Bloom County And Berke Breathed

Penguins and things
I got the chance to meet Berke Breathed early in my career while visiting a girlfriend of mine who was attending UT Austin. Berke was the second most famous guy on campus at the time just behind this running back named Earl Campbell. Breathed had just published a book of his wildly popular cartoon strip “The Academia Waltz” that he was doing for the Daily Texan, UT’s student newspaper.
The thing that struck me most when first meeting Berke was how absolutely accidental the whole cartooning thing was for him. Here I was, doing everything I could to become a cartoonist, drawing constantly, studying the art form and immersing myself in anything that had to do with comics. And there was Berke, doodling these amazingly hilarious strips about college life, seemingly unaware he was creating brilliance along the way, with this “I could really care less about cartoons” kind of attitude. It was, as you can imagine, somewhat maddening. We crossed paths now and then throughout the years but, unfortunately, never became friends.


But his work was another matter. It became, at the time anyway, the ultimate example of a successful comic strip. Millions of adoring fans, millions of dollars in the bank account and millions of cartoonists who wanted to be just like him. The first complete anthology of Bloom County strips is now available, a worthy exploration into, perhaps, the last great social-political cartoon commentator of our time (no offense to Garry Trudeau and Doonesbury). I highly recommend it.


One of the things that has driven me crazy about Breathed is his flippant and canned answers he has given in the numerous interviews he has given during his career. It was if he was running a marketing campaign to spin his career into cutesy, dismissive quotes, with little substance or insight into the real human being who drew penguins with big noses and influenced an entire generation with his own unique brand of humor and satire. Finally someone got it right. Rather than bore you any further with my ramblings into the creative genius of Berke Breathed, I’ll simply point you to this new LA Times interview, where finally, Breathed drops his guard long enough to show us the real and authentic voice behind Bloom County.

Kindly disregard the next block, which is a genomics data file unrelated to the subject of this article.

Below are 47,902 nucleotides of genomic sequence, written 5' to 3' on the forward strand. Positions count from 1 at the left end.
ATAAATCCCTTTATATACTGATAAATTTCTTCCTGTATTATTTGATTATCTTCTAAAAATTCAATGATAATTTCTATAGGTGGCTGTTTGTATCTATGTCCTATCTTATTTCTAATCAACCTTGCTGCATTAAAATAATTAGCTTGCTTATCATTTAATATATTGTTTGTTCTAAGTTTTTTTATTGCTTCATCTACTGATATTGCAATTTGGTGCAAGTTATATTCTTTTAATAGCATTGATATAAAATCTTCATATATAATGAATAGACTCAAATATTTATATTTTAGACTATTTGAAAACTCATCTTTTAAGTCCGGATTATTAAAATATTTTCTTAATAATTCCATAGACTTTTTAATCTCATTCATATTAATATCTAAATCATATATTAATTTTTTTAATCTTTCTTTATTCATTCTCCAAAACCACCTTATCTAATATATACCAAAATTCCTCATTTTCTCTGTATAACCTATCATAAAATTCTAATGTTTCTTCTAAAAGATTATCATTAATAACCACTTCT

Creator’s Incubator # 1

Welcome to the first ever Creator’s Incubator. Since it’s the inaugural edition, I thought it would be appropriate to give you a few behind the scenes stuff about my creative process.

Individual cartoons have their own set of sparks, so I thought I’d give you some of the everyday variety.
I like to surround myself with cartoon collectibles and cartoon art in the studio. It makes me feel at home.Here’s just a few samples from my home studio.



Five things that help me Create:
1. Reading. Newspapers, magazines, websites, billboards, t-shirts, movie posters, anything visual It’s the most important part of creating sports cartoons. After I read I let it soak in for a while.
2. Silence is golden for thinking up ideas. I can listen to music or CNN after I pencil the cartoon and I’m ready to ink, but not before.
3. Word play. I write down topics and free associate a visual metaphor for what it is I want to say in the cartoon. In my case it’s usually an opinion I have about a topic I’m drawing on.
4. Ink don’t think. The worst thing to do is force an idea. Ideas form when you’re most relaxed, even if you are under deadline. If I get really stuck I’ll put the subject I’m drawing about in the most outrageous situation I can imagine. Case in point. This Phelps cartoon.
5. Bang my head up against the wall and hope that something besides hair comes out.

Creativational Quote of the day: An essential aspect of creativity is not being afraid to fail.
Edwin Land

Created on this date: 1963 – Beatles record “She Loves You” & “I’ll Get You”

The Rhino Recommends: This fantastic book about the founding of Pixar and the innovation and creativity it took to pull it all together.

There you have it. I hope you’ll join us here and at for the next edition of the Creator’s Incubator